Turning a blind eye


by Mimi Montgomery

photographs by Eric Waters

Joey Barbour and Michelle Palacios met when Barbour was a bartender at Glenwood Avenue’s Cornerstone Tavern and Palacios came in for a drink.

“I played the whole cool-bartender-role type thing,” he recalls.

“And I played the girl that likes drinks,” says Palacios, with a laugh.

The couple bonded over their interest in spirits and mixology.

When Barbour decided to put his many years in the bar and restaurant industry to work by opening his own place, Palacios, a Ph.D. student in microbiology at UNC-Chapel Hill, decided to join him as his partner in business and in life – the couple is getting married in September in Raleigh.

They both knew they wanted to open something a little different from the crowded, loud bar scene where people jostle each other for a Bud Light. “We like going out for nice drinks, not the crazy scene,” says Barbour. “We wanted it to be more quiet, just really a relaxing type of place.”

The Blind BARbour is that. The duo opened it Valentine’s Day weekend on Medlin Drive off Dixie Trail. It’s a reflection of their mutual love for craft cocktails, vintage-inspired design, and the customers that sit across the bar. “Coming up with this place and the feel, it was like ‘Where would we want to go? Where would we want to hang out?’” says Palacios. “It has this sort of feel of somewhere we’d want to go on a date night.”

Prohibition -era vibes define the space. Barbour has a fascination with the 1920s, and the bar’s name is a nod to that time’s speakeasies, when patrons would buy a ticket to see a “blind pig” or a “blind tiger,” hand it to the bartender, and get a covert drink instead.Walter_BlindBarbour_Finals-1

No one is coming in here to get a haircut, after all.

Prohibition -era-style wood paneling covers the wall, chandeliers hang from the ceilings, and rows of glinting liquor bottles are reflected in an ornate, gilded mirror. Barbour and his father, a carpenter, did almost all of the work themselves, fashioning the wooden bar, booths, and walls by hand. “Everything you see we touched,” he says.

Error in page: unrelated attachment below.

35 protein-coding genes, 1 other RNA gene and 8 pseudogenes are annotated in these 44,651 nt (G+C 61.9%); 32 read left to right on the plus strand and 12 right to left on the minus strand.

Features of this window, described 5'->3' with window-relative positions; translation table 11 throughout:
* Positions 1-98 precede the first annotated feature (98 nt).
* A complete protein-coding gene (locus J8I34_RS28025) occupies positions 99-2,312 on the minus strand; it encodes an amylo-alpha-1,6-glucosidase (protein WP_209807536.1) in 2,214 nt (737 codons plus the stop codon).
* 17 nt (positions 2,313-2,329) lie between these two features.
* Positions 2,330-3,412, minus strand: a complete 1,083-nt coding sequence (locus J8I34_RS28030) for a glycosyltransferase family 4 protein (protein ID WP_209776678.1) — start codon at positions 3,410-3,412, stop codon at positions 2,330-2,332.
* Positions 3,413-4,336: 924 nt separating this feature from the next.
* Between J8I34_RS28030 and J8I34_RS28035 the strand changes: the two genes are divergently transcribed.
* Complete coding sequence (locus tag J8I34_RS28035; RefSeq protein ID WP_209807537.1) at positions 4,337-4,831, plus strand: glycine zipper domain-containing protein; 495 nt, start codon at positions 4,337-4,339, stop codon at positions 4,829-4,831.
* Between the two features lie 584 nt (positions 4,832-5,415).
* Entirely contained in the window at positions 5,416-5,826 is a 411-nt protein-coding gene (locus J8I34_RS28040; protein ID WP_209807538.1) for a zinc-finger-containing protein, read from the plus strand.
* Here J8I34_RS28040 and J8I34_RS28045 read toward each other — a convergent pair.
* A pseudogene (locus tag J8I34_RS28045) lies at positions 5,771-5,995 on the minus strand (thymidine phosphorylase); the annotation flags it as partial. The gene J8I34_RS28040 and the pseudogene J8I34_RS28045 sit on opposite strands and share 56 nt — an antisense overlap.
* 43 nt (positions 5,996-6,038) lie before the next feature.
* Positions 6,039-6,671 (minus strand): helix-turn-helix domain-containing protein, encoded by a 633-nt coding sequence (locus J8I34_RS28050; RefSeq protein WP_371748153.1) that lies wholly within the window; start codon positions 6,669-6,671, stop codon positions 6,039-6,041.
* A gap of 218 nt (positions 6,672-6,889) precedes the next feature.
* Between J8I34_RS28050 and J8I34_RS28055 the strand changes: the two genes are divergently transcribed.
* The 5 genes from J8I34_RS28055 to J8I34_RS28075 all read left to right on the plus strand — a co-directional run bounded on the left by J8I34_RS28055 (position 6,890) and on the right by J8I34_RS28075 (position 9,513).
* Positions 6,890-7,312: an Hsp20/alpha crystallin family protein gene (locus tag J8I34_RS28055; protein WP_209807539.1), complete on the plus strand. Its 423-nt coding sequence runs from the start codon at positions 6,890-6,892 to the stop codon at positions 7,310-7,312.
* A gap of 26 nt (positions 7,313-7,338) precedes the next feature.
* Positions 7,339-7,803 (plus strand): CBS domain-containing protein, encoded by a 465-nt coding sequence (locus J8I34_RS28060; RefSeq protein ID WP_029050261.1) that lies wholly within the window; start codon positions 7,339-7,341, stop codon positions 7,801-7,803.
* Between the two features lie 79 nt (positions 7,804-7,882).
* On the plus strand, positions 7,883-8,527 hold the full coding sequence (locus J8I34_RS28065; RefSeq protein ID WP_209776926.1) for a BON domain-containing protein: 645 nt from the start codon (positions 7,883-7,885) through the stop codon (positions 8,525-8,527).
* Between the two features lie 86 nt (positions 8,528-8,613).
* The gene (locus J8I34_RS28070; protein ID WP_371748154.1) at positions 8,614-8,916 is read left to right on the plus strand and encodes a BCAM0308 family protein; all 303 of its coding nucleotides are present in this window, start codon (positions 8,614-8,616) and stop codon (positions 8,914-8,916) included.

That the bar isn’t located downtown adds to its hidden-gem status. Barbour and Palacios wanted to provide craft cocktails and high-end ingredients in a neighborhood where regulars could walk over in the evenings and everyone could get to know one another on a first-name basis. The approach is working: The couple cites a handful of loyal, weekly regulars from the immediate area. Some have even crafted their own bitters which Barbour serves on the menu, and if someone has a particular brand of spirit that isn’t on the shelf, he’s sure to order it for them. “It’s not just customers,” he says. “We’re making friends with people … We want anyone that walks in to feel like it’s their bar.”

They’re also happy for Walter readers to turn their own kitchens into makeshift speakeasies with the Blind BARbour Hornitoad cocktail recipe. Incorporating tequila that’s been aged in Maker’s Mark and Jack Daniel’s barrels for a smooth, oaky taste, the concoction is perfect for the tequila-averse. Paired with Fernet-Branca, yellow Chartreuse, bitters, and a lemon peel, it’s a simple drink; refined with a twist. Hey – sounds just like this bar we know down on Medlin Drive.



2 ounces Hornitos Black Barrel tequila

½ ounce yellow chartreuse

ounce Fernet-Branca

2 dashes Crude Ginger No. 2 bitters

2 dashes Scrappy’s or Fee Brothers’ cardamom bitters

1 lemon

In a mixing glass, add tequila, Chartreuse, Fernet-Branca, and both bitters. Add ice and stir for 10-15 seconds, letting the drink chill and dilute. Pour the drink into a rocks glass without ice. Squeeze a lemon peel over the drink and discard the lemon.

Visit The Blind BARbour in June, when the Hornitoad cocktail will be featured: 3055 Medlin Drive; blindbarbour.com